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Brian Daboll brings new energy to Chiefs offense

Posted Aug 2, 2012

Daboll’s enthusiasm is unmistakable in St. Joseph


His players may be going half speed on tape, but he can’t slow down. The first week of the season is in seven short weeks.

Brian Daboll hasn’t taken off the bucket hat he sported minutes ago at the team walk-thru, and he hasn’t stopped taking down notes. He also hasn’t stopped talking, and Jack Bicknell, Jr., the offensive line coach, can’t get a word in during their post-practice film session. Daboll is like a child who can’t sit still.

A 37-year-old kid will call the Chiefs’ plays this year. Romeo Crennel couldn’t be happier.

“That’s why I hired Brian as we went through the process,” said Crennel when he broke the news of his hire. “So I’m excited about it. I know that he’ll do a good job for us and when we win games I think everybody will be excited about it.”

Coming off a tough offensive season, the Chiefs could use some excitement in Daboll’s area of expertise.

Fans know the story by now. Tony Moeaki went down in the preseason finale. Jamaal Charles went down in Week Two. Matt Cassel followed them later, and behind a patchwork offense the Chiefs struggled.

Only one team – the St. Louis Rams – scored fewer points last season. Meanwhile, Oakland and San Diego finished in the top ten in that category. The team that made the playoffs from the AFC West last season did not rank that high, but they added Peyton Manning to lead their attack this time around.

Daboll is just one year older than the Broncos’ four-time NFL MVP. Make a good catch or throw a good block, though, and he sounds more like a teenager.

His animated inner-child comes out often on the Missouri Western State University practice fields. Daboll screams praise from point-blank range at his offensive linemen and runs down the sidelines with his receivers. And when Matt Cassel executed the two minute drill, drove the unit into field goal range, and spiked the ball, Daboll had high-fives for all eleven starters as they came to the sideline.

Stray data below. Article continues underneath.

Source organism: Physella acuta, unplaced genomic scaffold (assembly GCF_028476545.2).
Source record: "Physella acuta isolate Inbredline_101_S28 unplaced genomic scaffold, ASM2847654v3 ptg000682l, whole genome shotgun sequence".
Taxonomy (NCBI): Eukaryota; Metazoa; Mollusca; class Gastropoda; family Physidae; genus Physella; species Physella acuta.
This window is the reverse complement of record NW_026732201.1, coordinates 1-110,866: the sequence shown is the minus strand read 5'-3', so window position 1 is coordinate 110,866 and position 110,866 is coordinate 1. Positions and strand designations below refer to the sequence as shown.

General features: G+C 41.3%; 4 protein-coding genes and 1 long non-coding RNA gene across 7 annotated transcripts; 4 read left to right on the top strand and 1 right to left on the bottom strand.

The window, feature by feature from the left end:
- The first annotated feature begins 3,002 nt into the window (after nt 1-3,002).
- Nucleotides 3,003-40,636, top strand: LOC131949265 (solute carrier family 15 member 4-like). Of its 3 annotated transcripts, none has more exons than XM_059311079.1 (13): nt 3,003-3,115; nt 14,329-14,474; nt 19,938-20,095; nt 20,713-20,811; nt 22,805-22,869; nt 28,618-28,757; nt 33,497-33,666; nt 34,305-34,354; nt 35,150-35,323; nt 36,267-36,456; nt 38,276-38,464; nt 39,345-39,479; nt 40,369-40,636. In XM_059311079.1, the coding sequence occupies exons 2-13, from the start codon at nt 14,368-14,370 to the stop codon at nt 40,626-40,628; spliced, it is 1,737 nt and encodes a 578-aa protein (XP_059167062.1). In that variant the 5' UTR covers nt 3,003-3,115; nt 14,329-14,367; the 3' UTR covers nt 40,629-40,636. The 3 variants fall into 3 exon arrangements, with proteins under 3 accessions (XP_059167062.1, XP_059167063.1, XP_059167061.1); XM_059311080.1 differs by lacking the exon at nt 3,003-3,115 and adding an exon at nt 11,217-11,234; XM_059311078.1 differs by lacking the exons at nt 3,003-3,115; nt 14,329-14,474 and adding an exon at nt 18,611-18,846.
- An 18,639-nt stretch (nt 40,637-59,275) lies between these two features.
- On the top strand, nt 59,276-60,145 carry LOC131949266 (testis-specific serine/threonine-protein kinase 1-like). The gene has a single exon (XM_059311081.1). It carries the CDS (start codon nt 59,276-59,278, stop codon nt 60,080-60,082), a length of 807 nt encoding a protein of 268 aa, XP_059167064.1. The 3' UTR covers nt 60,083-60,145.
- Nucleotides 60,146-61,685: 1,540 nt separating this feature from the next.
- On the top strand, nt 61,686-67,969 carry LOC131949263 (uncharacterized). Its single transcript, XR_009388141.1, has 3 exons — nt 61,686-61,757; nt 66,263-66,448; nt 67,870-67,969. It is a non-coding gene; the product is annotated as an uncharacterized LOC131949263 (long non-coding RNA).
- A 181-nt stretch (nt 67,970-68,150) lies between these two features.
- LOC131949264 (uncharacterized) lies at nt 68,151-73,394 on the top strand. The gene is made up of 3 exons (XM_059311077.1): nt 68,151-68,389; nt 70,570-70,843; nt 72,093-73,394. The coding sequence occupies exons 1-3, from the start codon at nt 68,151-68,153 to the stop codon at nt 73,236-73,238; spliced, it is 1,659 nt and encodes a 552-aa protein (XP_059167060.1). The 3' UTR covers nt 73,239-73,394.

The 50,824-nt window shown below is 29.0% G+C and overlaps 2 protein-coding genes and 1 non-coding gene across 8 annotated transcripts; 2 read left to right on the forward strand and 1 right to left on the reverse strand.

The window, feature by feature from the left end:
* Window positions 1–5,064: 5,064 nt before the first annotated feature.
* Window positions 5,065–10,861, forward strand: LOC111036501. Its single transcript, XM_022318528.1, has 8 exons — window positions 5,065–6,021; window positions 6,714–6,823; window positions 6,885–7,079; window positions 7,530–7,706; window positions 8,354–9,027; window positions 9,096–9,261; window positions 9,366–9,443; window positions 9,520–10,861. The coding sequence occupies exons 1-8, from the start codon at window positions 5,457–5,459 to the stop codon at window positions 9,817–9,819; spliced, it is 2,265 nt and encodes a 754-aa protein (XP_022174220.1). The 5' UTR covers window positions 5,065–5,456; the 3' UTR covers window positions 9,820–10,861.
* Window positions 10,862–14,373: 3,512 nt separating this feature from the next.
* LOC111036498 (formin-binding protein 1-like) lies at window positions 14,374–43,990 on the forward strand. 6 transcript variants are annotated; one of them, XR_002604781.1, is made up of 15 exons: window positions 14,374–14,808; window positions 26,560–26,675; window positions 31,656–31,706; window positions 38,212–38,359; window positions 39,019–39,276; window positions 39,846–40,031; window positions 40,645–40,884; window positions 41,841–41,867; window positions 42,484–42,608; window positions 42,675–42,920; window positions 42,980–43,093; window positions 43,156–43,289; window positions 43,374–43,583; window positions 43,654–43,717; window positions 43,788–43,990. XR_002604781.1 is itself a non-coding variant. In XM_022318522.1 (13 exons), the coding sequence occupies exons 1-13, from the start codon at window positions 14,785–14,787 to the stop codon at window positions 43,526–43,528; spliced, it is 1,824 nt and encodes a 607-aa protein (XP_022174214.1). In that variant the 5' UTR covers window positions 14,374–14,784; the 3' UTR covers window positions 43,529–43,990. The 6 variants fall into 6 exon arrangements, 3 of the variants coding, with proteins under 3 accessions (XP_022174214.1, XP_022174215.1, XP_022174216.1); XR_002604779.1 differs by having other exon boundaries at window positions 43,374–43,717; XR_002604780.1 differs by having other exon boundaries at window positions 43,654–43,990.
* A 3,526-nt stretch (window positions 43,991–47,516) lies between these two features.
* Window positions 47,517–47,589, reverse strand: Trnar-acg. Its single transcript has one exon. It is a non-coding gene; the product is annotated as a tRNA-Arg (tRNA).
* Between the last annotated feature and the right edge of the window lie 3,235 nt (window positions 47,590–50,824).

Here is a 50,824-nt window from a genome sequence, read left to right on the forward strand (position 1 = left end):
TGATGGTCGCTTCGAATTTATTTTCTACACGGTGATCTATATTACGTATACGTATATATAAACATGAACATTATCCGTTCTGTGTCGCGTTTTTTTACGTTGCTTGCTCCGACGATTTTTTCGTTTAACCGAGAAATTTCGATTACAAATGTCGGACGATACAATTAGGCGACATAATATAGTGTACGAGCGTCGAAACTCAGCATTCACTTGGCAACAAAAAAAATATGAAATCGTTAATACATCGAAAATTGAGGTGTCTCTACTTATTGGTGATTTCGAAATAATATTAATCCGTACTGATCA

“It takes everybody to do that,” Daboll said after Monday’s practice. “Not just the running backs, the line, the quarterback getting stuff set right, the tight ends, the receivers, a collective effort. We’re just trying to keep getting better at it.”

The coordinator has more toys to play with too. In Cleveland, Daboll had an upstart Peyton Hillis to work with, but not much else. And he coached the Miami Dolphins offense – featuring Matt Moore and Brandon Marshall – back into a top-ten unit during the second half of last season.

At this camp, Tony Moeaki and Kevin Boss catch passes down the seams. Charles and Hillis line up in the same backfield. And Jonathan Baldwin turns in circus catches for big gains from Matt Cassel, a former Pro Bowler.

Hillis saw Daboll do wonders with the 2010 Browns rushing attack. With more to work with in Kansas City, the Chiefs running back said the offense can reach new heights.

 “I think he gets the most out of a lot of guys,” said Hillis. “When I saw him travel around from New England to Cleveland to Miami, I saw he got a lot out of a lot of players. That’s just because he’s such a smart coach and knows how to connect with players.”

It’s not hard for Hillis to bond with his former coach. But as players learn his system and the man behind it, one lesson will stick with them.

Daboll loves football. He loves it like only a kid can.

“I get up every morning and try to get better,” Daboll said. “I love coming out here and working with the team, the players and the coaches. You’ve got to come out here and love what you do.”